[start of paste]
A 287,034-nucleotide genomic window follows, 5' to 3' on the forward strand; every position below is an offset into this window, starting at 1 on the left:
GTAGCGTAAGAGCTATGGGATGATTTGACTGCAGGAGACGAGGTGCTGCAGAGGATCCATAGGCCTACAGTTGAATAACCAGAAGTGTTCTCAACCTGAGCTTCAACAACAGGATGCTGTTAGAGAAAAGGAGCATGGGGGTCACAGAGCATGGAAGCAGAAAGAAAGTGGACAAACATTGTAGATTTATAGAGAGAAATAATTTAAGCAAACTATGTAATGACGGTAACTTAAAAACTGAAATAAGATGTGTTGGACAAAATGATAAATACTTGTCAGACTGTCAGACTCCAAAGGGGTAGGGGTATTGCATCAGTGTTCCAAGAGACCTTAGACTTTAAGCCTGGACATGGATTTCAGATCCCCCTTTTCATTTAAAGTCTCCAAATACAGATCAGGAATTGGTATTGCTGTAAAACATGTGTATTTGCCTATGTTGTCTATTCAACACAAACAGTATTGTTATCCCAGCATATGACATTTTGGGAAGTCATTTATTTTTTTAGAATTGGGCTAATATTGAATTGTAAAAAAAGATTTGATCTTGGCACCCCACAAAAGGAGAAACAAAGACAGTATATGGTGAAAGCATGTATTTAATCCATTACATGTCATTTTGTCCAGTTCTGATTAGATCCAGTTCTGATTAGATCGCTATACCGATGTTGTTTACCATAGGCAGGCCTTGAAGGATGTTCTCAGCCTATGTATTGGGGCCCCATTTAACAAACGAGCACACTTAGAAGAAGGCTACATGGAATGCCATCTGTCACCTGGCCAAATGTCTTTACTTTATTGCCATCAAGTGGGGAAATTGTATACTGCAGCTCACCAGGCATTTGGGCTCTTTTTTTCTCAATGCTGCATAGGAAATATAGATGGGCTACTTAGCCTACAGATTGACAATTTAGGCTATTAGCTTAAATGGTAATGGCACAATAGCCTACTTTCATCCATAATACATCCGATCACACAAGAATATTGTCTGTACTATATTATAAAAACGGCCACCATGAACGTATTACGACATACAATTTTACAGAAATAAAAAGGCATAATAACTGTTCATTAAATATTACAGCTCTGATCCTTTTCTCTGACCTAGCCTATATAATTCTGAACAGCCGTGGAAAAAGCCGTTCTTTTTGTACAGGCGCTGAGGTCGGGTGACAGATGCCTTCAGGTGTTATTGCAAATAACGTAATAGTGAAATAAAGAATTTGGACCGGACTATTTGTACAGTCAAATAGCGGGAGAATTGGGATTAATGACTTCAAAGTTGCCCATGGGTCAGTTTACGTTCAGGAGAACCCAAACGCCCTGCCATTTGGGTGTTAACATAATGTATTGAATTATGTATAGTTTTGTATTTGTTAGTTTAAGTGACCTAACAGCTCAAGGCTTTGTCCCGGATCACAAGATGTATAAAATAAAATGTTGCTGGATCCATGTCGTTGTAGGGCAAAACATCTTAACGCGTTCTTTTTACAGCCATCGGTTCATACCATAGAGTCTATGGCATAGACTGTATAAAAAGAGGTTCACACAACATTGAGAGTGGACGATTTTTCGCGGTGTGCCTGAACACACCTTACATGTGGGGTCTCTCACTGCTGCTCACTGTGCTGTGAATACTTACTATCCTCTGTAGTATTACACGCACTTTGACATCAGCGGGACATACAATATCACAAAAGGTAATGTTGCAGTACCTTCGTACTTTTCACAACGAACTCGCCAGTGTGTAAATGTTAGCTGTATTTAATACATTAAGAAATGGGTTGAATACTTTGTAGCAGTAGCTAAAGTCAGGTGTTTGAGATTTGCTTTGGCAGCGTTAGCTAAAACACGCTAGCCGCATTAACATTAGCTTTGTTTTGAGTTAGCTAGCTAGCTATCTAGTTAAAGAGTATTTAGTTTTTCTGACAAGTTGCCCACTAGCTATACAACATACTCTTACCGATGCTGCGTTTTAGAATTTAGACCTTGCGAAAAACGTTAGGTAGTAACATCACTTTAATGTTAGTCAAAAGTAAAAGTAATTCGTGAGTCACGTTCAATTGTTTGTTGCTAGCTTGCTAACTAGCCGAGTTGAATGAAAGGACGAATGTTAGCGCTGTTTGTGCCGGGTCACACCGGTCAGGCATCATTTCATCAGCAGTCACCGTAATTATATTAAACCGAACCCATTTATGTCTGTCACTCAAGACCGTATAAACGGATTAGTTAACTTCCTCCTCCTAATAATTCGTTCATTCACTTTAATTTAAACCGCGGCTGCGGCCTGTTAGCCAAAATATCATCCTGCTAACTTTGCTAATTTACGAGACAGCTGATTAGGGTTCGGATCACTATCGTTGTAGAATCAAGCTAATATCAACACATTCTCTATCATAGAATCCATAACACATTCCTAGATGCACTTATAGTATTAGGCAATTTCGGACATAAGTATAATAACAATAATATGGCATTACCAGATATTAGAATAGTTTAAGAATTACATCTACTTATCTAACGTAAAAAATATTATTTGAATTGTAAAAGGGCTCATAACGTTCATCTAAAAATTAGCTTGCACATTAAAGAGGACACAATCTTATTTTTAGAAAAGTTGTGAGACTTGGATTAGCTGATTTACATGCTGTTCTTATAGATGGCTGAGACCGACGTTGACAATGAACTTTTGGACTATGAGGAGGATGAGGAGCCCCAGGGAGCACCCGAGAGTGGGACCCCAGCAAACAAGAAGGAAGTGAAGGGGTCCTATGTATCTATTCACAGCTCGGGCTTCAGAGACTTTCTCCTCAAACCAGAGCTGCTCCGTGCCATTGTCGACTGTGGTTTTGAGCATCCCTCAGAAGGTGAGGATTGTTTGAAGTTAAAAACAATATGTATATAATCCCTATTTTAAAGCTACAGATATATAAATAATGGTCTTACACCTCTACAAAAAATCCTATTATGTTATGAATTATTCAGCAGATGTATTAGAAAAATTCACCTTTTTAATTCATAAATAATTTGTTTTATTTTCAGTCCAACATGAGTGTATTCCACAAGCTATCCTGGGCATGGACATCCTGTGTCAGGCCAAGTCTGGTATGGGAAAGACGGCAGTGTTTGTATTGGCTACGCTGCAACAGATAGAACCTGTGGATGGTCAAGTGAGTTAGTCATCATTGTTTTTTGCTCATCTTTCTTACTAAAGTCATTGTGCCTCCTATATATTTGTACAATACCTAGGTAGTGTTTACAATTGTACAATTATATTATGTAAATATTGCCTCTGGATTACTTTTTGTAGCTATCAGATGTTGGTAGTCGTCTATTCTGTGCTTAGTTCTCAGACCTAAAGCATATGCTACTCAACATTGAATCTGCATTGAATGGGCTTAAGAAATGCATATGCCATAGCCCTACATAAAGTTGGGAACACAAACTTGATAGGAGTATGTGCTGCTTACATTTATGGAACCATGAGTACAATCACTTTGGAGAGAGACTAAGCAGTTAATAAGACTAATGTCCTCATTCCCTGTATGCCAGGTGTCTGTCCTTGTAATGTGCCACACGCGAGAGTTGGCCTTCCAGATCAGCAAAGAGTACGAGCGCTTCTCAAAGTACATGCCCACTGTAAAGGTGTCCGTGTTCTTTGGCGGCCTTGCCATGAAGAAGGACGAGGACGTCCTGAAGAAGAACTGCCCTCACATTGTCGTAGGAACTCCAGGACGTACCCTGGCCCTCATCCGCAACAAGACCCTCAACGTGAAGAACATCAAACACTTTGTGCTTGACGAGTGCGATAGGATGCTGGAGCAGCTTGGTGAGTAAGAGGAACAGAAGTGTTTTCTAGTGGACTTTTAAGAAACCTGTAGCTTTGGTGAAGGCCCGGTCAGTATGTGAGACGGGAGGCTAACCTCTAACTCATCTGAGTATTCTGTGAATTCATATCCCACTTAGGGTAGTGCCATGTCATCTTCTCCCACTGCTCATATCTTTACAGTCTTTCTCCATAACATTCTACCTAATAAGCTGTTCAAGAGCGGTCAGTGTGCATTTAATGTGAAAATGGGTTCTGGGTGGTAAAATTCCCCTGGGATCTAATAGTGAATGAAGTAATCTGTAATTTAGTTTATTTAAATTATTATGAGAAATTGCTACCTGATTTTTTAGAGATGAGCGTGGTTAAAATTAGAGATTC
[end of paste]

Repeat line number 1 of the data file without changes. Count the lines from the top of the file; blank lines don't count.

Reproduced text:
A 287,034-nucleotide genomic window follows, 5' to 3' on the forward strand; every position below is an offset into this window, starting at 1 on the left: